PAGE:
Care In The Community
Is the strategy what’s best for the client, what makes us feel better, or what happens to be in fashion?
If an elderly person was to be asked whether they would prefer to live at home or in a care home the answer, would be resoundingly, “at home”.
Those with Learning Difficulties are often however, unable to make that decision for themselves and there is a worrying trend for Social Workers to suggest that community-based care or “care in the community” is always the preferable option. Operators with great LD homes are seeing their occupancy numbers dwindle and are facing closure. Those with small LD homes are changing the model of care and selling the same service as a small home (that the client pays for using housing benefits), with care delivered under separate packages by the original home owner.
The question that needs to be asked, is why is community-based care preferable to home-based care? Ask a number of proponents of community-based care this question and you’ll be bewildered by the variety of responses.
The most common answer however, is that it is far better to provide a setting as close to ‘normality’ as possible, to promote greater independence and to avoid isolation from society as a whole. To argue this is, however, to deny the special needs of those with learning difficulties. I’ll give an analogy…. I think that squash is a marvellous sport that encourages social interaction. It keeps me fit and healthy and gets me involved in an activity outside of home. Lots of people do it. Using the same arguments, I could dress my octogenarian mother in squash kit, shove a racquet in her hand and sit her in a squash court for an hour – I doubt that she’d see the benefits. Similarly, placing an LD client in a modified flat out in the ‘community’ is unlikely to deliver all the benefits that proponents of community-based care suggest.
To begin with, the “community” to which they nostalgically refer and into which they want to ‘re-integrate’ the client to, no longer exists. Few people have the time in their busy lives to take elderly, disabled or otherwise challenged neighbours under their wing. In the majority of neighbourhoods, people speak only rarely to their neighbours, particularly as in most households the adult(s) are at work all day. As a result, the only real contact that the LD client has is with the carers that are paid to call in to deliver paid care, or with other similarly challenged clients during the few hours that the individual spends at day centres.
To get around this problem, often those with learning difficulties are clustered into small households of three or four people.
How much better would it be though if, instead of just two or three other people, there were twenty people or more living together, offering many more opportunities for each to form meaningful relationships, to bond and to take part in activities together, to have 24 hour support and continuity of care, to share in each other’s successes and support, without judgement, each other through their challenges?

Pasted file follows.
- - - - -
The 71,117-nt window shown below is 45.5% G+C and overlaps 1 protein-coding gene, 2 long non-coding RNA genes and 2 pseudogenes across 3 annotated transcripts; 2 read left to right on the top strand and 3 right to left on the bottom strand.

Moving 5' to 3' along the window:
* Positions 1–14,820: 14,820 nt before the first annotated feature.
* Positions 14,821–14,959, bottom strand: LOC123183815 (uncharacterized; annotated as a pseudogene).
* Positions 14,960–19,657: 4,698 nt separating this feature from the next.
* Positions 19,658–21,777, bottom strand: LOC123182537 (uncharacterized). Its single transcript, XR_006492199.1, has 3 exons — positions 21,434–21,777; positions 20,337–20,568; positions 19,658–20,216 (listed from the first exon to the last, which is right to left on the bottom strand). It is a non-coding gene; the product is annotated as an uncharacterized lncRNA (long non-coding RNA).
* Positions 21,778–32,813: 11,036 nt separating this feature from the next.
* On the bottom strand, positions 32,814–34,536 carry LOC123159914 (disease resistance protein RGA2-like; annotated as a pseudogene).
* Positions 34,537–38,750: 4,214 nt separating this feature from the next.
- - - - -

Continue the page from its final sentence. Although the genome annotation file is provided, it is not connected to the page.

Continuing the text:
The argument about trying to involve those with special needs in normal everyday tasks likewise needs challenging. Why is it important that we actively encourage those with special needs to take part in daily activities? Is it more important to get someone to be able to tie their own shoelaces than it is to provide them with stimulation and ensure that they are happy and well cared for? They might not see tying their own shoelaces as relevant or important.
A final point that I hesitate to raise is one of pure economics. In these straitened times, notwithstanding that there may be a better outcome by placing in care homes rather than community-based flats, isn’t it equally important to seek a cost-effective solution. It is far more economical to offer care in a care home environment than it is to deliver care throughout the community. By choosing a cost-effective solution Local Authorities can offer help to a far greater number of clients thus reducing the number of incidences where care is simply withheld due to a lack of funding.
I make the above points for a number of reasons. The first is because I think it useful to constantly challenge what is seen as ‘accepted wisdom’. Secondly, I see, in the current approach to care of LD clients, a one-size-fits-all solution emerging with very good LD homes being forced to close as they no longer fit with current dogma. In closing these homes, we are at risk of losing a wealth of experience.
Operators are seeing occupancy levels dwindle and this, in conjunction with the pressure to reduce fees is causing some excellent services to close. Even more absurdly, in the case of very small homes, owners are simply looking to change the structure of their funding from a weekly care fee to housing benefit and care packages simply to conform to a trend in thinking. Surely great care is great care and we should worry less about how it’s packaged than whether it makes the clients happy and improves their quality of life?
Tony Stein Chief Executive
Healthcare Management Solutions